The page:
01/26/2022 South Korea (International Christian Concern) – With thanks to an interview conducted by Radio Free Asia (RFA), we have learned that the members of the Shenzhen Holy Reformed Church are due to have their appeal for asylum heard by South Korean courts, following an initial rejection by the lower courts last year.
As many may recall, the Shenzhen Holy Reformed Church, often referred to as the ‘Mayflower Church’ for its resemblance to those seeking religious freedom on the Mayflower voyage to the US, has been taking refuge on South Korea’s Jeju island since 2019. The unregistered church had begun to face harassment from Chinese government officials and police, as running a church outside of Chinese regulations is against Chinese law and religious guidelines. In an attempt to a better life for themselves and their children, a contingent of the congregation voted to leave China. However, after two years, their South Korean host has soured on their presence.
The congregation’s initial applications for asylum were rejected, and their appeal is expected to be heard by South Korea’s higher courts soon. If the congregation is denied by the Korean courts, they will be on a short timeline to leave Korea, or they will be living there illegally and fearing a possible removal back to China.
The expected outcome of this congregation’s case remains uncertain, as Chinese nationals are rarely approved for asylum status in South Korea. Some allege this to be a result of the South Korean government’s weariness of their communist neighbor – to accept refugees from China would be seen as a direct slight against the regional superpower. The congregation must also demonstrate a significant threat, and when dealing with a nation like China, the threatening party has tight control over the information. Given that the global community is preparing to tune in for the Beijing Olympics next month, it can be assumed that the world has not fully come to terms with the scale of persecution in China.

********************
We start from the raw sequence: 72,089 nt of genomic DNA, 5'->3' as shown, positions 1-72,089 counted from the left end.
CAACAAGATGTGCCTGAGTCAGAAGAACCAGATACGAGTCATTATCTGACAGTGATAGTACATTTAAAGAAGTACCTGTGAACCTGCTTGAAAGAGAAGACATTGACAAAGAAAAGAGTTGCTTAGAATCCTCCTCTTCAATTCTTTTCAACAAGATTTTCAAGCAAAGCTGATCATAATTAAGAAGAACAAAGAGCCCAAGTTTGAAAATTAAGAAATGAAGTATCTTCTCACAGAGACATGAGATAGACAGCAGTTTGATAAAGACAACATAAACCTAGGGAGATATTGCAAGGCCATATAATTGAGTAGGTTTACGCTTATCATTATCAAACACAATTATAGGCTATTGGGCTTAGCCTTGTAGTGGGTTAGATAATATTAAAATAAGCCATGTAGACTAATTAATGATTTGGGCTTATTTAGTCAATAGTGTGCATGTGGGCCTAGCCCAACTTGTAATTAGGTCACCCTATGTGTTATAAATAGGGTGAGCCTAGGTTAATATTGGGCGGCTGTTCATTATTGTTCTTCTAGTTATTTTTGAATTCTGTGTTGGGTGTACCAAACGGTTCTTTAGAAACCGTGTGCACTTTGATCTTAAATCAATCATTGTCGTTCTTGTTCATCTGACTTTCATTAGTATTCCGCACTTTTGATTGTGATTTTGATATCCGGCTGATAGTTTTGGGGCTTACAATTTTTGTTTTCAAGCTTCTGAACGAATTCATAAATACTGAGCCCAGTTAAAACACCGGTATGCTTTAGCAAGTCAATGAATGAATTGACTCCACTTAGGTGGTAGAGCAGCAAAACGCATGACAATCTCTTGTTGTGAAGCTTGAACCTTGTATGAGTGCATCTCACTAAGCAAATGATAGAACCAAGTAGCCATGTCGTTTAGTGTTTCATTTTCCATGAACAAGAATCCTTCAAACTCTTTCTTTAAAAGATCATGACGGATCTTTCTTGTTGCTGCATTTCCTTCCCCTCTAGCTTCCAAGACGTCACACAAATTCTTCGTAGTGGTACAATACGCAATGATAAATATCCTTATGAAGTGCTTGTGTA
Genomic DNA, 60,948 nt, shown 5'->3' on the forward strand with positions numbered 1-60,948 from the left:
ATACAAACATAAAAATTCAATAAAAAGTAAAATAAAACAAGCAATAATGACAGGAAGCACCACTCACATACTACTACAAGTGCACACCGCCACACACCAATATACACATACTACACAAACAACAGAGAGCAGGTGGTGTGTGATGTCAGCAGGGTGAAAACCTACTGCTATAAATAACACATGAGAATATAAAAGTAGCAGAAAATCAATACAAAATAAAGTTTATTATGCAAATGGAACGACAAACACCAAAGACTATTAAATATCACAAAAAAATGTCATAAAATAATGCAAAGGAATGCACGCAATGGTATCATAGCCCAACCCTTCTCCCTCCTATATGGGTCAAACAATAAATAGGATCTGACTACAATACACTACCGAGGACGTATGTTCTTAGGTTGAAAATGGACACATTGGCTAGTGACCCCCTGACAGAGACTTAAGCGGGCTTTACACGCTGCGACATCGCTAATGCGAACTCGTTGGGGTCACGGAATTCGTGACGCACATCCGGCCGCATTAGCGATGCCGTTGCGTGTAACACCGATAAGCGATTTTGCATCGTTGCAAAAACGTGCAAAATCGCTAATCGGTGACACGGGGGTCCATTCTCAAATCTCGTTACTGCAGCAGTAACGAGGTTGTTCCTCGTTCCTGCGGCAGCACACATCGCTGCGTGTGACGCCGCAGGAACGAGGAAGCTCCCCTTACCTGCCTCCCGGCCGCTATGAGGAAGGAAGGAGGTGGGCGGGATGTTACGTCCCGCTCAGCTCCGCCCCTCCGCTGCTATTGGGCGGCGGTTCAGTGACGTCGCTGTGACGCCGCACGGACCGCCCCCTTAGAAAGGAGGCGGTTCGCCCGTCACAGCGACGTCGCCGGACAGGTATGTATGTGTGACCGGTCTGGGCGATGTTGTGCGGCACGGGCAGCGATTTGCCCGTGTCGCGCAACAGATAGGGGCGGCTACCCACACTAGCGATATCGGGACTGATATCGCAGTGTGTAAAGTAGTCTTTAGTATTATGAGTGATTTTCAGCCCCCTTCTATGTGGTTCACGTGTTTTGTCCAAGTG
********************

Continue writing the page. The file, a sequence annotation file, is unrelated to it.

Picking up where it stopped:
Christians are among many of the religious groups in China facing regular and often harsh religious persecution. Under the leadership of Chinese President Xi Jinping, China continues to demonstrate an open hostility toward religious minorities, meaning that the victims of persecution will continue to climb. Should this congregation be returned, it is expected that the CCP will have a close eye on them if they are not punished for their alleged crime. While the status of the Mayflower Church in Korea remains undecided, we should not assume these Christians are out of options, as other Christian groups have heard their call for help. RFA has reported that this group has also applied for asylum in the US; however, there has been no comment on the situation further.
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